Mental health care providers have brought their practices to the area to meet the exceeding demand for centrally located counseling services. In 2017, CHS noticed that the City of Seattle recorded counseling offices to be the second highest number of new businesses in District 3.
“I was busy immediately and had as many referrals I could take from the get go,” said psychotherapist Lisa Hake, LMHC GMHS, who moved her practice from Bellevue to Madrona last year.
To be a licensed mental health care practitioner, providers must have a minimum education of masters degree and meet Washington’s licensing requirements. Reported lowered barriers to access and decreased stigmatization has led to overall industry growth, while the rise in business locally is attributed by many we spoke with to a widespread increase of anxiety, spurred by our current socioeconomic and political landscape. “You can’t say to people that this is a safe place anymore, the world. It really wasn’t before, but it’s obvious now that it’s no longer true,” said Jason Franklin, LMHC in Madison Valley. Franklin primarily works with intersectionality. Continue reading
Even with growing evidence that driving for companies like Uber and Lyft can be a real grind, the greatest bulk of entrepreneurial energy around Capitol Hill and the Central District continues to be professional drivers.
According to tax information from the City of Seattle, the “transit and ground transportation” category was, again, the single largest category of new businesses started in District 3 ZIP codes last year, topping its nearest rival with nearly six times more companies started in the area in 2017. Continue reading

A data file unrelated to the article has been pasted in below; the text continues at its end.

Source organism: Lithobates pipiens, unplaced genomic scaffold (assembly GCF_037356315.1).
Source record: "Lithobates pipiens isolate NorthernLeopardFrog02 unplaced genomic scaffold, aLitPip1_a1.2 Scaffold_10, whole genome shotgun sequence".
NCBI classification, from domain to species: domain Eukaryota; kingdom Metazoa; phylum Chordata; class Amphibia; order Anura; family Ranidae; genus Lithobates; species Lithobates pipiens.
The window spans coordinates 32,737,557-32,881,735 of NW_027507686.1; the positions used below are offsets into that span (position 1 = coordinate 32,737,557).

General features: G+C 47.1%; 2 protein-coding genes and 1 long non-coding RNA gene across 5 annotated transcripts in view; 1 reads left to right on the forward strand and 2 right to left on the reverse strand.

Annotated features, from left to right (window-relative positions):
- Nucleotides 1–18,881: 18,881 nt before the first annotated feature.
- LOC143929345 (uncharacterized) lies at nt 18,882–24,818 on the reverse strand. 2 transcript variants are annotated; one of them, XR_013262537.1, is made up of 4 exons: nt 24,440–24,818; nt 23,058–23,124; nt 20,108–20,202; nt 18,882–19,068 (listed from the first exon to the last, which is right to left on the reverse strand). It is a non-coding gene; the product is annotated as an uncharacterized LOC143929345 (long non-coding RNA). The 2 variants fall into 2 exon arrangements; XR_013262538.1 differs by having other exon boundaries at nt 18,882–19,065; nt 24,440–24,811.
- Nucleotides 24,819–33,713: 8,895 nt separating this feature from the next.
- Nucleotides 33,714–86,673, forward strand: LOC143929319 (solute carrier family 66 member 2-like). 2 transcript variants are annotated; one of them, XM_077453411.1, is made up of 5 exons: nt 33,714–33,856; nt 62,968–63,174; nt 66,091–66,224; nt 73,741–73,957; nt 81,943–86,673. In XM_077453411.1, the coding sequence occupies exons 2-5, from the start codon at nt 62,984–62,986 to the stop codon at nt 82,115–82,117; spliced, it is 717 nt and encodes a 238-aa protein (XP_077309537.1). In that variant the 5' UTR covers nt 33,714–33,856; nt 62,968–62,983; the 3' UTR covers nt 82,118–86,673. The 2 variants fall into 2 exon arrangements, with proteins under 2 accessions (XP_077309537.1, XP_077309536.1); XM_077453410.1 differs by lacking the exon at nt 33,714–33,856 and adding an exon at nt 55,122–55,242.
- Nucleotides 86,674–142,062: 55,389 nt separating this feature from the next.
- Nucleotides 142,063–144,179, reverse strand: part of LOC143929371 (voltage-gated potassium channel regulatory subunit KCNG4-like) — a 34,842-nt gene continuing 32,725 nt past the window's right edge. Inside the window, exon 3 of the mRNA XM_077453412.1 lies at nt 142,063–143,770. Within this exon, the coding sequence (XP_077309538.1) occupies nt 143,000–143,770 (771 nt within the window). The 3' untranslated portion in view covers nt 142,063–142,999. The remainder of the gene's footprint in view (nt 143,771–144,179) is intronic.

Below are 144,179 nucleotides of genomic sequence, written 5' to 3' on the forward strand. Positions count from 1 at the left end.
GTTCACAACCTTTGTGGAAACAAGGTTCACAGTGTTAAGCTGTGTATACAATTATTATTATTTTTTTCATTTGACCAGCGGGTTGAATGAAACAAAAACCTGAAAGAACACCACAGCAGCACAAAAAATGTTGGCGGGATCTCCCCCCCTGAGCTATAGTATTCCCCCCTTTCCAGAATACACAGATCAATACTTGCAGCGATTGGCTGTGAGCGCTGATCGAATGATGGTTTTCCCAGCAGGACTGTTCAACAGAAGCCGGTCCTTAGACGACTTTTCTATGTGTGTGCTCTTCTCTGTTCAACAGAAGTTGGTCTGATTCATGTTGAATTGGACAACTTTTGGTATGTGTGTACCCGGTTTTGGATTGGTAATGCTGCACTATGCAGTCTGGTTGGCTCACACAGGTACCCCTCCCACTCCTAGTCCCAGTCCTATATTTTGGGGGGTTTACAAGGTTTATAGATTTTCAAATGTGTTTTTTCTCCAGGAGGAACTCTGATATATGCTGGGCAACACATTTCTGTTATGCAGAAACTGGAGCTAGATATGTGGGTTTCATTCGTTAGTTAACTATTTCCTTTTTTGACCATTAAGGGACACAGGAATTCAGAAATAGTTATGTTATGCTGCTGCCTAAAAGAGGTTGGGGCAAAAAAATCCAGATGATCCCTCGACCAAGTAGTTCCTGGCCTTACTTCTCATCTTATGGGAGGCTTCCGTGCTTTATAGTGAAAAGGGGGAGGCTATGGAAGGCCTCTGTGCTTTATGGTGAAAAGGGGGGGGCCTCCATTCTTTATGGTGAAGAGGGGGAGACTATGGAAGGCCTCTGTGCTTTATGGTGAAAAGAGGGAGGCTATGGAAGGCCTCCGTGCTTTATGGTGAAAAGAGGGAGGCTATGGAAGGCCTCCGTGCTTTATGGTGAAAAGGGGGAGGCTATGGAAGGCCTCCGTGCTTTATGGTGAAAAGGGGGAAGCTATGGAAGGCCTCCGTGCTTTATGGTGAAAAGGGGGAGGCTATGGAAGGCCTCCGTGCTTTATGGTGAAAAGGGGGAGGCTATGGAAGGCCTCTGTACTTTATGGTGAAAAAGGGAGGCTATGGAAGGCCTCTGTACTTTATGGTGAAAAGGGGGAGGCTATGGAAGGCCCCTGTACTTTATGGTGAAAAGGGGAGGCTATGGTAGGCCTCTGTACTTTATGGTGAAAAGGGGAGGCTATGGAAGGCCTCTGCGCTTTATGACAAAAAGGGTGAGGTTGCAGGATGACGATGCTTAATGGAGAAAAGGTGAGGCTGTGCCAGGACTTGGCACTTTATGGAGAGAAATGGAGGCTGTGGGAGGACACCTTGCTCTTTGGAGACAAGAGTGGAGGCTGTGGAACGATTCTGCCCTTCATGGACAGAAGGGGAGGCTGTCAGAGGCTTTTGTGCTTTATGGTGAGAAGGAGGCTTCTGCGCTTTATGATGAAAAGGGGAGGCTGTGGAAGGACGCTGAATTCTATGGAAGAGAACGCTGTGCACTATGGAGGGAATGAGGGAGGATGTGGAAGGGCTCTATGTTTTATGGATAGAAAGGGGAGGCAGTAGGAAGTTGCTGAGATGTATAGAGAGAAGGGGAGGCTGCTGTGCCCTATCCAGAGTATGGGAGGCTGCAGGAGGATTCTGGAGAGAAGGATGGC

Citizens across Seattle submitted more than 1,000 pretty good ideas — and probably three or four dumbs ones — in this year’s first phase of the Your Voice, Your Choice neighborhood grant process to divvy up around $3 million for street and parks improvement projects.
134 of those brilliant ideas came from Seattle’s District 3 stretching across Capitol Hill, the Central District, Montlake, and Madison Park. The effort to winnow those ideas down to manageable few begins Tuesday night with a project development meeting for ideas submitted in D3’s northern region from 5:30 to 7:30 PM at the Montlake library: Continue reading
This Thursday, Seattle City Council member Kshama Sawant will host the People’s Budget to create a movement demanding specific funds stay or be added on to city’s final budget.
We’ve heard it before: “The Seattle City budget is a moral document that reveals the values of our city’s elected officials.” That’s an unsurprising opening line from Sawant. As a socialist, she is steadfast in asking for more on behalf of the disenfranchised, low-income and marginalized.
She feels the primary concern in her District 3 is no different than greater Seattle.
“The paramount concern is the same concern with most working people in this city: The cost of existing,” Sawant tells CHS. “It affects families. It affects small businesses.”
People’s Budget 2017
The councilperson points out how Seattle’s rising rent costs are usually discussed in terms of the private citizen. But it also affects the commercial realm. She thus held a business forum and plans to hold one again in the future. Continue reading